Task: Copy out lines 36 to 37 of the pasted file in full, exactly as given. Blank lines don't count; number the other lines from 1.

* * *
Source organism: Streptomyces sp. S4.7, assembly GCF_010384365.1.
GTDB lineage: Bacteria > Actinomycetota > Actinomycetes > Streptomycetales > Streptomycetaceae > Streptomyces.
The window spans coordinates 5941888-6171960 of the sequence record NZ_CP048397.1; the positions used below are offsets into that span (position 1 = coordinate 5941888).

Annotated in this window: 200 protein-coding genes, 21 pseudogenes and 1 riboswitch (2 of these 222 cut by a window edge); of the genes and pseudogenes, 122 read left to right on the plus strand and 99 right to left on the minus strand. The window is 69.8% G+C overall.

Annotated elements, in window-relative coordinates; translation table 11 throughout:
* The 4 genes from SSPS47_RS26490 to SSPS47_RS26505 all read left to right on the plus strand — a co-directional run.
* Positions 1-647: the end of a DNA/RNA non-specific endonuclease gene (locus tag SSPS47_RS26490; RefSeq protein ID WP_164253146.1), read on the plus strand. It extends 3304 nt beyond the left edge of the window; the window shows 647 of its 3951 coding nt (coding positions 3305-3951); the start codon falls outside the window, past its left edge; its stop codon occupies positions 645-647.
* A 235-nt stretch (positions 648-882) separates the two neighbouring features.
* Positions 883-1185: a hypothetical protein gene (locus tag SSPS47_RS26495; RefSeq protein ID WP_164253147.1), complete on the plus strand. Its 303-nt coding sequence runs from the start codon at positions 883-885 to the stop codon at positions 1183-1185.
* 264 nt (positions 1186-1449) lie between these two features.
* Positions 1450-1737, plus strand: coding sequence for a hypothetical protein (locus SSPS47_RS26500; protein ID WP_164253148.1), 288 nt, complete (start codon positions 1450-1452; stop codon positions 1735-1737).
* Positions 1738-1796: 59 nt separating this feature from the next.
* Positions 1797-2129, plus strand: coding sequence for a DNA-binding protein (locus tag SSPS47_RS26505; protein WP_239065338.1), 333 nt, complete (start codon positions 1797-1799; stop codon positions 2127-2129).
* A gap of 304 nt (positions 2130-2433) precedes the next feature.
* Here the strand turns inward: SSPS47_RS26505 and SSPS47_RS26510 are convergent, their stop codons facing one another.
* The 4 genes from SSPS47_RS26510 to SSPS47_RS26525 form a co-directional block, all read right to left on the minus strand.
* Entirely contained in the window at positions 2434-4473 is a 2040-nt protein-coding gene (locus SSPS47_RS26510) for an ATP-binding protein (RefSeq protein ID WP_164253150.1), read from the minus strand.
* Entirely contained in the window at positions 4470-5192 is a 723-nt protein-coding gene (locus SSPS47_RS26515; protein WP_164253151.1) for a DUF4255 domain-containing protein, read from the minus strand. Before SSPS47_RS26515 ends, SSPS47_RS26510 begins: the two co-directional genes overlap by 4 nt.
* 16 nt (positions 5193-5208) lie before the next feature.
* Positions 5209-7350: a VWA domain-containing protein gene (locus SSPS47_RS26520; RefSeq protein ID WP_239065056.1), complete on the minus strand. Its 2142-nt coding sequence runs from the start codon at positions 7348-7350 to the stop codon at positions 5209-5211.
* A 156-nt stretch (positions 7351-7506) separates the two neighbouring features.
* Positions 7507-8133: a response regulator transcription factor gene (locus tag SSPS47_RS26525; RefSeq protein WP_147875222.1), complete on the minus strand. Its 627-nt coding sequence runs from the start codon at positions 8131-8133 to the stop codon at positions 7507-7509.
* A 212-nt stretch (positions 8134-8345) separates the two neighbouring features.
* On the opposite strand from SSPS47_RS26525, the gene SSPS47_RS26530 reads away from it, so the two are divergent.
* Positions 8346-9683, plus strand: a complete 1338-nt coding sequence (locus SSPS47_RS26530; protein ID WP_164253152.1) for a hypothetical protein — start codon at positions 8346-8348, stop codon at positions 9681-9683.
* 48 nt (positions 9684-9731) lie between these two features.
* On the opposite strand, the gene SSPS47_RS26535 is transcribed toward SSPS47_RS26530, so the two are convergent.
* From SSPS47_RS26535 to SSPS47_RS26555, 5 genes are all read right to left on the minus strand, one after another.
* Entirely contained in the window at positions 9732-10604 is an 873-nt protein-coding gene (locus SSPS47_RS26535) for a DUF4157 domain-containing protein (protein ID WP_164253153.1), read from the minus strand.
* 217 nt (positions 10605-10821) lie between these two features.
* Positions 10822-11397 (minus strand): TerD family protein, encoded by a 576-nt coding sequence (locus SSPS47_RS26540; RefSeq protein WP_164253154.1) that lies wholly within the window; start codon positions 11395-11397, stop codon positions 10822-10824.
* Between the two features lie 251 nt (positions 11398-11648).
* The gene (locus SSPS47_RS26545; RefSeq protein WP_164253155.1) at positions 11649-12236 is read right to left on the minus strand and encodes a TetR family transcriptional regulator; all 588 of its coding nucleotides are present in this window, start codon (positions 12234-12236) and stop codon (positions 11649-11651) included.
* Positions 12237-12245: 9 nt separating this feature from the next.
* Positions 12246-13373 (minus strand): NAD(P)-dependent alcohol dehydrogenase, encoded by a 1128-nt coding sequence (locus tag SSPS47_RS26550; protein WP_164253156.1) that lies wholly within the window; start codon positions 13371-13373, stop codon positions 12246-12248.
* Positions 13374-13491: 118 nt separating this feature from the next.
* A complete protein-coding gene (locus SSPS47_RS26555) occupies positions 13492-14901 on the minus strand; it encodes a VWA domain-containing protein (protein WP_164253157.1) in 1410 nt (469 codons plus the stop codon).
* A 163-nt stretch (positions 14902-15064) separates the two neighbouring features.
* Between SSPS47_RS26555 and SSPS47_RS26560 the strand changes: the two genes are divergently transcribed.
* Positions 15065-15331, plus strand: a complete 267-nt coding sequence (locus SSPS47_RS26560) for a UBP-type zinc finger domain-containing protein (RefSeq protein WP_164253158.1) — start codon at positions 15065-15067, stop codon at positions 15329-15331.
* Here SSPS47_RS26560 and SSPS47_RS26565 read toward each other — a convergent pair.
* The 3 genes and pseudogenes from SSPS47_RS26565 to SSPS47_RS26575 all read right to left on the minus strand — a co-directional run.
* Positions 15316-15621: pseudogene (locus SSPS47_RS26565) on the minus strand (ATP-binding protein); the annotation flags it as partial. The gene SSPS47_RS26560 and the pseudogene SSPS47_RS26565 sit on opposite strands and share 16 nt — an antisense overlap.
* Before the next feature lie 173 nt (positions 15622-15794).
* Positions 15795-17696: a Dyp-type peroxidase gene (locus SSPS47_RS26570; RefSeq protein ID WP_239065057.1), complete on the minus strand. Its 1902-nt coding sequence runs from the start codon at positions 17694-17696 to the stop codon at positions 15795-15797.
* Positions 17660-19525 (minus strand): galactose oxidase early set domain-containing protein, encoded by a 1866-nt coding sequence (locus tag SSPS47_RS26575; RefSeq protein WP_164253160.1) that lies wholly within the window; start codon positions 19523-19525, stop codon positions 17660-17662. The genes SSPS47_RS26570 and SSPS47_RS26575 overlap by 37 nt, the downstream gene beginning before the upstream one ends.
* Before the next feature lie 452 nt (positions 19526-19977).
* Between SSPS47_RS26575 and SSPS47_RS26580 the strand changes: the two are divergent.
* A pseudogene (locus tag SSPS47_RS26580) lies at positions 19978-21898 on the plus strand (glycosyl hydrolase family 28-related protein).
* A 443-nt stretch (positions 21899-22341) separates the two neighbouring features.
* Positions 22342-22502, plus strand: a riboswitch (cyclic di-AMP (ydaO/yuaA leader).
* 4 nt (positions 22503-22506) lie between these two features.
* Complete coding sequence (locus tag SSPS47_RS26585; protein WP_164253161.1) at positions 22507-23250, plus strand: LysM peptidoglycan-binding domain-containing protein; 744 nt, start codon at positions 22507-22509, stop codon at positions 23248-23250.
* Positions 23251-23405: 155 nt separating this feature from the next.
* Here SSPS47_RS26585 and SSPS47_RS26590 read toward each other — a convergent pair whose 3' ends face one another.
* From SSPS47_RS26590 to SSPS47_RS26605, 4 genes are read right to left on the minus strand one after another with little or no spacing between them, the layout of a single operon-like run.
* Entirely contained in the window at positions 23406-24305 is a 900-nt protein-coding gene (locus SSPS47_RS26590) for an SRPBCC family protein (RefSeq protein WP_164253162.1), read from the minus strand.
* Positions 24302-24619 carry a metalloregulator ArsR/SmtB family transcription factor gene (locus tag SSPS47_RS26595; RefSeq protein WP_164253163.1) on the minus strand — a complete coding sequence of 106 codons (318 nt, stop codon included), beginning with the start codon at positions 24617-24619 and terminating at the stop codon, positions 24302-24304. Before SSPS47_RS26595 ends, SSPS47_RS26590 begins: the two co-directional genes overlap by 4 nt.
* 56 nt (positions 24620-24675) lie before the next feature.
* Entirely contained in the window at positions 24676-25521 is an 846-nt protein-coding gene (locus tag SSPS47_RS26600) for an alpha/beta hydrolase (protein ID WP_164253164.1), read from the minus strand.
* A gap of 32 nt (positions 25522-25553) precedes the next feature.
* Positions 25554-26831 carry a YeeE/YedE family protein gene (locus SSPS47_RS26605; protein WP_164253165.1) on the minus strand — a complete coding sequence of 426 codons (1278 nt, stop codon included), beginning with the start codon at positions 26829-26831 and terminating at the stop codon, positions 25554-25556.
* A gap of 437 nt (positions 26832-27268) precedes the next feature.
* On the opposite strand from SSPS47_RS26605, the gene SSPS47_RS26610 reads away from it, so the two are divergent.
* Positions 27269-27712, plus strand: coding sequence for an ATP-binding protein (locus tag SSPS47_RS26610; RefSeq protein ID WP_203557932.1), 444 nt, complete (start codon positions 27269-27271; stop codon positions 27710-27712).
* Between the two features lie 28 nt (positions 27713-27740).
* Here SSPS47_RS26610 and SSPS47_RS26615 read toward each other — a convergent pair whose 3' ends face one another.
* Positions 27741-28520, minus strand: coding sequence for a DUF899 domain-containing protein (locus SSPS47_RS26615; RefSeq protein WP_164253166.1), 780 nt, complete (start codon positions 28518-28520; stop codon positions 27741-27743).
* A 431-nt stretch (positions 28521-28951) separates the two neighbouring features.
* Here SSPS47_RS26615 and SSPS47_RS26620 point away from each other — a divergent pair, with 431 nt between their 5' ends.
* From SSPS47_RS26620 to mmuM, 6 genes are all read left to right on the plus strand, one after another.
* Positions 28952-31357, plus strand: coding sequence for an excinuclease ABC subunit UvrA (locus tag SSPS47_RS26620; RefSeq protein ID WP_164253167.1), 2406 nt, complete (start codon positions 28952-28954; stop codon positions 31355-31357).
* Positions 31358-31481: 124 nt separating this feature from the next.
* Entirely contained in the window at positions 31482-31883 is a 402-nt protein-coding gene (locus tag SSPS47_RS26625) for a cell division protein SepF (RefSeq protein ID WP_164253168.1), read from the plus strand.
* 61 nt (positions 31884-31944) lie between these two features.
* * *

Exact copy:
* Positions 13374-13491: 118 nt separating this feature from the next.
* A complete protein-coding gene (locus SSPS47_RS26555) occupies positions 13492-14901 on the minus strand; it encodes a VWA domain-containing protein (protein WP_164253157.1) in 1410 nt (469 codons plus the stop codon).